“Ryu is smart.”
From predecessor Charlie Montoyo to current manager John Schneider. They’ve all called Ryu Hyun-jin, 36, a clever pitcher. And this clever strategy has helped him overcome the “pitcher’s graveyard.안전놀이터
Ryu took the mound against the Colorado Rockies at Coors Field in Denver, Colorado, USA, on Tuesday (July 2) and went five innings, allowing two runs on four hits (one home run) with two walks and three strikeouts. Threw 76 pitches. He left without a win or loss.
On this day, Ryu was once again at his best. It was a satisfying outing at Coors Field, the “graveyard of pitchers” that he returned to after a four-year absence. Ryu’s pitches were shaky for a while and he gave up a home run at Coors Field, but he bounced back in the fifth inning and did his job. He threw 35 pitches, 19 cutters, 12 curves, and 10 changeups. His fastball topped out at 90.1 mph (145 km/h) and averaged 87.9 mph (141.5 km/h).
Ryu’s main weapon this year has been his rainbow curveball, which sits in the low-to-mid 60s. He utilized both his fastball and his breaking ball to keep hitters off balance. He threw his fastball 30.2% of the time this year, his changeup 25.3% of the time, and his curve 18.6% of the time. It was his third pitch, but the image and impact was different than ever. The cutter, which was his third pitch in place of his curve, has seen a decline in usage to 11.3% this year.
However, Coors Field, located at an elevation of 1600 meters above sea level, required a different strategy. Coors Field’s high altitude is characterized by a lack of oxygen, which creates less aerodynamic drag, so changeups drop less and batted balls travel farther. It’s not called the “graveyard of pitchers” for nothing. Ryu Hyun-jin also had a bad experience at Coors Field. In six games, he went 1-4 with a 7.09 ERA (26⅔, 21 earned runs). He gave up eight home runs at Coors Field alone. His OPS was a whopping 1.074. Naturally, there was a risk that Ryu’s main weapon, his curveball, might have a softer angle than before.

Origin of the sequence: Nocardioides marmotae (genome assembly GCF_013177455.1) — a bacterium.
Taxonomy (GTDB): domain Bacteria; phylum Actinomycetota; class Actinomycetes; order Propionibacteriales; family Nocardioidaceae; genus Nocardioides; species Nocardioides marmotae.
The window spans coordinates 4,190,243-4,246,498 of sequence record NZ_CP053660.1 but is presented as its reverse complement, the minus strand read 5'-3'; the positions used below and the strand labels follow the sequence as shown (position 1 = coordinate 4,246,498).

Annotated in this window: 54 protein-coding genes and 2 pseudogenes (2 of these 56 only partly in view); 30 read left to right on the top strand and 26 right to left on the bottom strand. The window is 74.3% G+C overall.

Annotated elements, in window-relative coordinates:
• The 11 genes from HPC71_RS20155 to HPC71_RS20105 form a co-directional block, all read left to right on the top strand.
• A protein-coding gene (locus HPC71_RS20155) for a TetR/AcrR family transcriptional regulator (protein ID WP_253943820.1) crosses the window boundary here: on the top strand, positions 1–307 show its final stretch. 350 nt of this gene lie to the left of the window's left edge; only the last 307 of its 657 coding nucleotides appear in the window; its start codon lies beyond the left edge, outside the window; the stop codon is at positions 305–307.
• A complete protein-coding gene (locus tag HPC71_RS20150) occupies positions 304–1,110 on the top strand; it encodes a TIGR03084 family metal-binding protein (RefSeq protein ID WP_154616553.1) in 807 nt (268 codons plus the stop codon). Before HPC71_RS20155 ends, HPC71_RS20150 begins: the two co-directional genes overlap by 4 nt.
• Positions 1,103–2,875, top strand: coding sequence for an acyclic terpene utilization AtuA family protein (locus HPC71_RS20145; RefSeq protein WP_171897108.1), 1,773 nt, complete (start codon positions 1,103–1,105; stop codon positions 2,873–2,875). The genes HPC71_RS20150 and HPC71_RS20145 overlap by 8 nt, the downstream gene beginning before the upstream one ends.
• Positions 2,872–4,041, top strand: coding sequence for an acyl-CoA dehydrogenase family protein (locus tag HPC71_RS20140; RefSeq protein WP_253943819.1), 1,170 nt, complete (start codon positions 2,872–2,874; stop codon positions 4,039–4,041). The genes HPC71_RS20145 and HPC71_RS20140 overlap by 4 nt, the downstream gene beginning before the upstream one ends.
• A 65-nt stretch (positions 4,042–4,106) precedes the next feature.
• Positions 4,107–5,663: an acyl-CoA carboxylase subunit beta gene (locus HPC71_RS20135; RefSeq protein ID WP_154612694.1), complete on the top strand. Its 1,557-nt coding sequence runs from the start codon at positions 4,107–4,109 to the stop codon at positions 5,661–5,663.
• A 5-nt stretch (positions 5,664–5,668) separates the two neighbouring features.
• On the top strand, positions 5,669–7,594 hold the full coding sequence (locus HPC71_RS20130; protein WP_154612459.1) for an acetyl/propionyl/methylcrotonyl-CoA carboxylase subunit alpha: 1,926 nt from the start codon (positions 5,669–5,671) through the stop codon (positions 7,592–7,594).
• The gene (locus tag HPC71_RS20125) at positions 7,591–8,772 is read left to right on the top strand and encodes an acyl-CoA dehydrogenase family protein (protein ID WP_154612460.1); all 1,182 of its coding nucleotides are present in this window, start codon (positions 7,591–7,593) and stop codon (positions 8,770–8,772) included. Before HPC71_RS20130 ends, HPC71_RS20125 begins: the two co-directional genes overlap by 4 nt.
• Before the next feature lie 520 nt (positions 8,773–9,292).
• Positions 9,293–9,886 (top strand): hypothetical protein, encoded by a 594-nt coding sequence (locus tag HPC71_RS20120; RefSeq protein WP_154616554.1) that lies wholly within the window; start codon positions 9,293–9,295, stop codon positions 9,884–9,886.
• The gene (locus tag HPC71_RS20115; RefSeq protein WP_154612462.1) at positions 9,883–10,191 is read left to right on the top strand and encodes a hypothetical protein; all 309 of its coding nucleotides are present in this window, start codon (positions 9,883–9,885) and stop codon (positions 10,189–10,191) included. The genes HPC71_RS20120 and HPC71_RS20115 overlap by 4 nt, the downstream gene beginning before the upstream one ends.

However, he chose a pitch mix that kept this threat to himself. Early in the game, I kept my curveball to a minimum and didn’t use it as a deciding pitch. He actively used his cutter, which was his least utilized pitch of the year. When he struck out Ezequiel Tovar and Elias Diaz in the first inning, both pitches were cutters. Against Tova, he threw three consecutive cutters to get a strikeout. In the second inning, he used a cutter and changeup combination to get a triple play.
In the third inning, he was shaky and gave up a two-run single to Elijuris Montero, putting runners on first and second and third. The pitch that got him out of the jam was a cutter. He induced a grounder to Diaz to give himself some breathing room, then dropped a curveball outside to left fielder Ryan McMahon for a swinging strikeout with runners on second and third. He kept his curveball hidden and brought it out when it mattered most.
On the day, he threw 35 pitches, 19 cutters, 12 curves and 10 changeups. His fastball topped out at 90.1 mph (145 km/h) and averaged 87.9 mph (about 141.5 km/h). The home runs might be a disappointment. But he pitched smartly with a different strategy than he’s used before and got the best results he could. The no-hitter may be disappointing, but considering it was Coors Field, it’s fair to say that he did his best to limit the long ball. In a game that featured five home runs, you had to assume that home runs were a constant. In the meantime, Ryu overcame the pitchers’ mound with a clever mix of pitches.
Ryu proved once again that he is a smart pitcher, and he led his team to victory. In the top of the sixth inning, Danny Jansen hit a two-run homer to make it 4-2 and give Ryu his fourth straight win. But in the bottom of the sixth, Hennessis Cabrera gave up a game-tying three-run homer to Nolan Jones, and in the top of the seventh, pinch-hitter Alejandro Kirk hit a three-run double with the bases loaded to give the Angels a 13-9 victory.